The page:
Envinronmental sustainability has been inflected several years ago through the principles of the three Rs, that is: Reduce, Recycle and Reuse. These principles can be applied in all sectors of industrial and, in general, of human beings development. A recent study commissioned by the United Nations and published by the Intergovernmental Panel on Climate Change has revealed that humanity has only 12 years to safeguard the environment and contain global warming to a maximum of 1.5 Celsius degrees. Therefore, we have the obligation to adopt immediate solutions to protect the environment and ensure the survival of all species on the planet.
Transport is one of the most impactful sectors in terms of CO2 emissions. In fact, it is responsible for 29% of emissions in Europe. CO2 emissions have a global impact, but vehicles are also responsible for the emission of pollutants, such as CO, NOx and particulate matter, which have a local impact and directly affect human health. While new and more stringents limits are placed on CO2 emission and pollutants for new vehicles, which are achievable also thanks to hybrid ones, ever faster steps are being taken toward the transition to purely electric mobility.
The current electric vehicles technology, as well as presumably that of the immediate future, comes up with problems of non-trivial resolution. The limited range of vehicles and the lack of a widespread recharging infrastructed as well as the relative slowness of the recharge itself, set strict limits on the use of an electric vehicle. In addition, in order for the vehicle to be a sustainable solution, the electricity used for recharging must be generated mainly from renewable or low-carbon emissions energy sources. Lastly, electric vehicles still have prohibitive costs and the useful life of batteries is a hot topic. For these reasons, a rapid transition to purely electric mobility is not behind the corner and we do not have much time before causing irreversible damages to the climate.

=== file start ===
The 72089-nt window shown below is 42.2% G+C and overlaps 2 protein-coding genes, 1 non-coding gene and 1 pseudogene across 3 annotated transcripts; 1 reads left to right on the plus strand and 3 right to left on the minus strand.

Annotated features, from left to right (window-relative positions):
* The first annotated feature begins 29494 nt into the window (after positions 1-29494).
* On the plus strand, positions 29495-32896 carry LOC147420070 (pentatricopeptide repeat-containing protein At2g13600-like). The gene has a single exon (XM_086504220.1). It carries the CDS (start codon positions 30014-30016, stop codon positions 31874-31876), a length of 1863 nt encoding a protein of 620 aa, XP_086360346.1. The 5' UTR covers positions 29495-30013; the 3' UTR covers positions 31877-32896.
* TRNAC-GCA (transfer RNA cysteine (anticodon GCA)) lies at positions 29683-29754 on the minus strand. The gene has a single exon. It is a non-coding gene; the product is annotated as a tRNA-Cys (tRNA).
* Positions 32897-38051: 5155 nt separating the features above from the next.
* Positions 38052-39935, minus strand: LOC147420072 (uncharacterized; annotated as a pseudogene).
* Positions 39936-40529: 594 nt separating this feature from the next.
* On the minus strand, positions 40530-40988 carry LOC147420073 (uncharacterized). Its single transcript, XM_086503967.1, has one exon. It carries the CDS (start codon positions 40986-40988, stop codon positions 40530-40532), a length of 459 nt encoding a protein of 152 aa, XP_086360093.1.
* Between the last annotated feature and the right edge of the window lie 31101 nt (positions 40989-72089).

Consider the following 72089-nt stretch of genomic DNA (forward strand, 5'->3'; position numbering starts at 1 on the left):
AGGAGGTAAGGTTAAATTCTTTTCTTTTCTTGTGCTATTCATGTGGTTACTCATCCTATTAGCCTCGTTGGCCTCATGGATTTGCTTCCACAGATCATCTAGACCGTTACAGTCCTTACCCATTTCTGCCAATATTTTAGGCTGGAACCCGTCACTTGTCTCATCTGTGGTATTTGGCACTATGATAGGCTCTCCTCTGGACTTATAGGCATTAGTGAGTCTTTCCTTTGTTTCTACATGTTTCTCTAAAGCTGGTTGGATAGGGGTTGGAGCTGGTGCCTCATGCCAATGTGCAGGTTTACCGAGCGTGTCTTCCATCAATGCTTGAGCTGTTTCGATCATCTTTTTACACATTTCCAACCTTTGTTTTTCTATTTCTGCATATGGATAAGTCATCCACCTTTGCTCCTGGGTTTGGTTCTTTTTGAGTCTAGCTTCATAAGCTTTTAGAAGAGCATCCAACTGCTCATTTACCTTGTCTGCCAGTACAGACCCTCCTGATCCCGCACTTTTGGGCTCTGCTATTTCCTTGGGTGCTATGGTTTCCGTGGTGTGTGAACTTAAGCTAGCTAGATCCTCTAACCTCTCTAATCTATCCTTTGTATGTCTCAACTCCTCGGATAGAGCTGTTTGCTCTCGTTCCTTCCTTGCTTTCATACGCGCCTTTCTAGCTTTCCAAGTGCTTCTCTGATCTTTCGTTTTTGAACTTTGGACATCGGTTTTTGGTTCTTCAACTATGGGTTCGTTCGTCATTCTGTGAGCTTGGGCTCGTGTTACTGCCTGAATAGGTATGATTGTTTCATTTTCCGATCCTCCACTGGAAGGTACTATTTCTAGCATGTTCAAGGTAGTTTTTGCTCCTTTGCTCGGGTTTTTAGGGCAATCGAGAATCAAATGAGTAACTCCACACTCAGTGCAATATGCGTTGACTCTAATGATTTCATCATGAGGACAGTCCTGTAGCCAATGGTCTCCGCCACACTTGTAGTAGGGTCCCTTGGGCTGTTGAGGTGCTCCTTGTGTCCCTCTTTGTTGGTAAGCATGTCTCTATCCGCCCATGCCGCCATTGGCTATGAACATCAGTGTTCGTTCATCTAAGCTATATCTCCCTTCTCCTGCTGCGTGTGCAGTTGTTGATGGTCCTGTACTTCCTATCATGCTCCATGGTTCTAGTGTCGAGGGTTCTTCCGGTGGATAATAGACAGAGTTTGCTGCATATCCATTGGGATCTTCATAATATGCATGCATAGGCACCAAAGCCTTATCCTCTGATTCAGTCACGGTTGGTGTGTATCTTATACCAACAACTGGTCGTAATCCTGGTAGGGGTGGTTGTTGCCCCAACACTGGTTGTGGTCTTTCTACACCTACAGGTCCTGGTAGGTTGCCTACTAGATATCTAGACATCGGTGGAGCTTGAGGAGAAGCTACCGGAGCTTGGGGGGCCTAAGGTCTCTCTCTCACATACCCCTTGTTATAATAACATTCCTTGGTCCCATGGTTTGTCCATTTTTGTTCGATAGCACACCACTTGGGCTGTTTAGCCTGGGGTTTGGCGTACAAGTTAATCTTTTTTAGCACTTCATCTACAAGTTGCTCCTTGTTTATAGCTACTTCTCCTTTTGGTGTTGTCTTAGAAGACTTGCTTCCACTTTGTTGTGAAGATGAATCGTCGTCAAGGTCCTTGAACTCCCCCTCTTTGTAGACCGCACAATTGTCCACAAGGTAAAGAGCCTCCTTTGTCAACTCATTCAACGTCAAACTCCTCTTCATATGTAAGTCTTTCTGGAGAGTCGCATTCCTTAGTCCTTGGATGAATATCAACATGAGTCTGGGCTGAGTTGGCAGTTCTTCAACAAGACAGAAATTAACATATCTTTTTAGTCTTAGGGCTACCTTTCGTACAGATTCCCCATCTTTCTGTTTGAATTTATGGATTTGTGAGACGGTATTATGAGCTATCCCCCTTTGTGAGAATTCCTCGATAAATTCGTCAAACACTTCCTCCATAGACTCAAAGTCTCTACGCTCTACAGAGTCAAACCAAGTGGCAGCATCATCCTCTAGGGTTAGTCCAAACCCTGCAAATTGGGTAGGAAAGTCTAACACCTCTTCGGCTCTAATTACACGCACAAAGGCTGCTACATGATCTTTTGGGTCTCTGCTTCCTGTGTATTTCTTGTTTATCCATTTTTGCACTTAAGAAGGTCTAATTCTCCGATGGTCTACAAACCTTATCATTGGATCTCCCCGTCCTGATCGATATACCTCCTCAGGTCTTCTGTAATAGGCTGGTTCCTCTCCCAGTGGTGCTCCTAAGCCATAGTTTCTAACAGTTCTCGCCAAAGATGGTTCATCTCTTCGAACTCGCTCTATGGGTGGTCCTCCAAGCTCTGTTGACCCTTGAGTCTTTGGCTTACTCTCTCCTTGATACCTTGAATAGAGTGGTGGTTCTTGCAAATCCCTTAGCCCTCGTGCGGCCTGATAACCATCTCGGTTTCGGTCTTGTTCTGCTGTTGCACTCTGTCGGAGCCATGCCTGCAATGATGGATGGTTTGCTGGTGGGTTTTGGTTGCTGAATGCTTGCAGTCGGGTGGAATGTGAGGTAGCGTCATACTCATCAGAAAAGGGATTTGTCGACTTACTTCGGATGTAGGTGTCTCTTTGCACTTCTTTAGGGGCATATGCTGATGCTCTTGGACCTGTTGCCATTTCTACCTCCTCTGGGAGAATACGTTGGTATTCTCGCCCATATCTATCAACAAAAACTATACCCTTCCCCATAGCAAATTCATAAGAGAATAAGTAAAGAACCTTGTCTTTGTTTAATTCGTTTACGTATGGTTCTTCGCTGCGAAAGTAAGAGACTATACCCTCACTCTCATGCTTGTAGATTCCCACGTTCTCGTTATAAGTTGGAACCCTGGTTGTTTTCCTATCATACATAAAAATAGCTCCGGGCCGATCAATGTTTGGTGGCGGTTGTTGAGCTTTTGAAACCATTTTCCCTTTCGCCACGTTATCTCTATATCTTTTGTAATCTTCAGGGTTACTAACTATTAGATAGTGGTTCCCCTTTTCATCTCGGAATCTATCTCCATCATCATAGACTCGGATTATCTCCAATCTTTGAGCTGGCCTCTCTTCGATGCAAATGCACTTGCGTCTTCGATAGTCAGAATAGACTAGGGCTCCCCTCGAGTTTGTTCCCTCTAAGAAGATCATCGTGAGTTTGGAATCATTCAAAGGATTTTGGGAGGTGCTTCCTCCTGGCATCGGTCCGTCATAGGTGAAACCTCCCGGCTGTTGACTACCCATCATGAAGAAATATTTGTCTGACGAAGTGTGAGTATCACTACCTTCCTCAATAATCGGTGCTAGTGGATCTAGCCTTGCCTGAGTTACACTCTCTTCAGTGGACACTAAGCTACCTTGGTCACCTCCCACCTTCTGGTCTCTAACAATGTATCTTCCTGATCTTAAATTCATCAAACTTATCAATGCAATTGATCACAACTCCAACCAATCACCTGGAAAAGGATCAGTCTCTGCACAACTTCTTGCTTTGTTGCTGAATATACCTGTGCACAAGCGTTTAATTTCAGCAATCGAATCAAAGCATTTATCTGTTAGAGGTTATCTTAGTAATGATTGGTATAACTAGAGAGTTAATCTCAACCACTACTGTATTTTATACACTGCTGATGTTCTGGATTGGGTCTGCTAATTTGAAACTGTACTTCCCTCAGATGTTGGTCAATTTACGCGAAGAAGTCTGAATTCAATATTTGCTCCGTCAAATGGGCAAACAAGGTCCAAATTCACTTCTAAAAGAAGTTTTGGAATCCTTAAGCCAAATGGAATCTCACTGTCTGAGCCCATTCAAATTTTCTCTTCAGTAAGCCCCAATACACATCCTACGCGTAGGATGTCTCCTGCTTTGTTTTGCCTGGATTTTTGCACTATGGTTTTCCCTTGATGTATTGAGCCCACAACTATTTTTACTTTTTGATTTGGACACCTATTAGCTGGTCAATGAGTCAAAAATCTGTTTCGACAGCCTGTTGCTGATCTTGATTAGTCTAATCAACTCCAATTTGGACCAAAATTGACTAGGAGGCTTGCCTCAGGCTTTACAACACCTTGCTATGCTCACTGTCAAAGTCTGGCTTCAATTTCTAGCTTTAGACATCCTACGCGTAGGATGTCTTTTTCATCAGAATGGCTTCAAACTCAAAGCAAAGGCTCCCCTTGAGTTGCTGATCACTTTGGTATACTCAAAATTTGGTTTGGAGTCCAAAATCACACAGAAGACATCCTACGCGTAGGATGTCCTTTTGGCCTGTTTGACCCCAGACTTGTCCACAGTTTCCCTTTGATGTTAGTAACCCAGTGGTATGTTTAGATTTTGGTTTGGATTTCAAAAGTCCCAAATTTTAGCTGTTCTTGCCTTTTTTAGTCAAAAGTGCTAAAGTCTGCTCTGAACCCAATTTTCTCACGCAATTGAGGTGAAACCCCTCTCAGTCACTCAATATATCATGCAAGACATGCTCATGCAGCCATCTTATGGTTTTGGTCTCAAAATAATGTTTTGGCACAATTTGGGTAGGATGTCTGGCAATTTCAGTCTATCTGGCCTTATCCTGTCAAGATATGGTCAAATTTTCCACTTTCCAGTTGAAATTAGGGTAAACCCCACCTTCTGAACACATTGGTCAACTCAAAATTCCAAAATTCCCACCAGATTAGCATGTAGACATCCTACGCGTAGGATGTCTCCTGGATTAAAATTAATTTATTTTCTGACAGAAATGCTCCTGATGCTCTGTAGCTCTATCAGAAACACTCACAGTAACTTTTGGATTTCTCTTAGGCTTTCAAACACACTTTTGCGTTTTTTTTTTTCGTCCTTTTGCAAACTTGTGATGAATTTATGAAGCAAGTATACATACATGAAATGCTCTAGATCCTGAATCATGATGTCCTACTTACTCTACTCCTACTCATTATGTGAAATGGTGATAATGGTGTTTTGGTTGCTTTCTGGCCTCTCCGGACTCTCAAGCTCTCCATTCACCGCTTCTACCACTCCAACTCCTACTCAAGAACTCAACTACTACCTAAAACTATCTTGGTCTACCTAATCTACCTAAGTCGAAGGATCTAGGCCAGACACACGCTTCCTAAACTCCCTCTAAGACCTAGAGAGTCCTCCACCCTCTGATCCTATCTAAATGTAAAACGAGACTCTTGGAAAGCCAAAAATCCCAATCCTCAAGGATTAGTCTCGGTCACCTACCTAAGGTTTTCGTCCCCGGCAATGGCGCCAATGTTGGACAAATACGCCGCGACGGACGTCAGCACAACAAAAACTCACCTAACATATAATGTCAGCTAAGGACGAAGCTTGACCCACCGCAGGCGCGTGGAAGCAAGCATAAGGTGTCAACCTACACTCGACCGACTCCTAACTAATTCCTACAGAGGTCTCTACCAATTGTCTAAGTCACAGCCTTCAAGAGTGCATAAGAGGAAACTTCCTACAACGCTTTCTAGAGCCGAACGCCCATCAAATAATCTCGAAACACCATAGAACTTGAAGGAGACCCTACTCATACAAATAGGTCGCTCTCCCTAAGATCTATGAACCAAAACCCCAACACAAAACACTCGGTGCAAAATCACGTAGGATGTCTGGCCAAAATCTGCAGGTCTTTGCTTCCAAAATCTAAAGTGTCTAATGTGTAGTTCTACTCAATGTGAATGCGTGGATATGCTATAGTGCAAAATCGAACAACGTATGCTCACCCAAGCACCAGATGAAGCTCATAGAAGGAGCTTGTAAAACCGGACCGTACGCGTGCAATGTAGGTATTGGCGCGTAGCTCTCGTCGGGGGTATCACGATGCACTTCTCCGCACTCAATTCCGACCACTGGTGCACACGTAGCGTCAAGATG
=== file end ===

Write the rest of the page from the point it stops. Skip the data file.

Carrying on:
One of the best solutions in terms of sustainability is to convert existing vehicles into environmentally friendly ones. A study presented by researchers from the University of Salerno (Francesco Antonio Tiano, Gianfranco Rizzo, Silvio Landolfi and Giovanni De Feo) at E-CoSM 2018 (5th IFAC Conferenec on Engine and Powertrain Control, Simulation and Modeling) held in Changchun, in the north-east of China, from 19 to 22 September 2018, showed that the conversion of a conventional vehicle into a plug-in solar-hybrid car is one of the most sustainable options in the short term.
This research was carried out by performing a complete Life Cycle Assessment (LCA) of different types of vehicles, from conventional to electrical, hybrid and plug-in hybrids. The results were obtained by the use of the GREET software developed by the Argonne National Laboratory of the US Department of Energy. This software allows to take into account not only the energy used and the pollutants emitted by a vehicle during the phase of actual operation, but also of the fuel cycle (Well-to-Pump) and of the construction and disposal cycle of the vehicle in question.
This study has been further expanded to include the conversion of a traditional vehicle in a purely electric one as well as considering different energy mixes for the production of electricity used in the sector and determining other pollutants emitted (in particular, NOx and particulate matter). The results of this new study are being published in one of the most important journals in the automotive sector.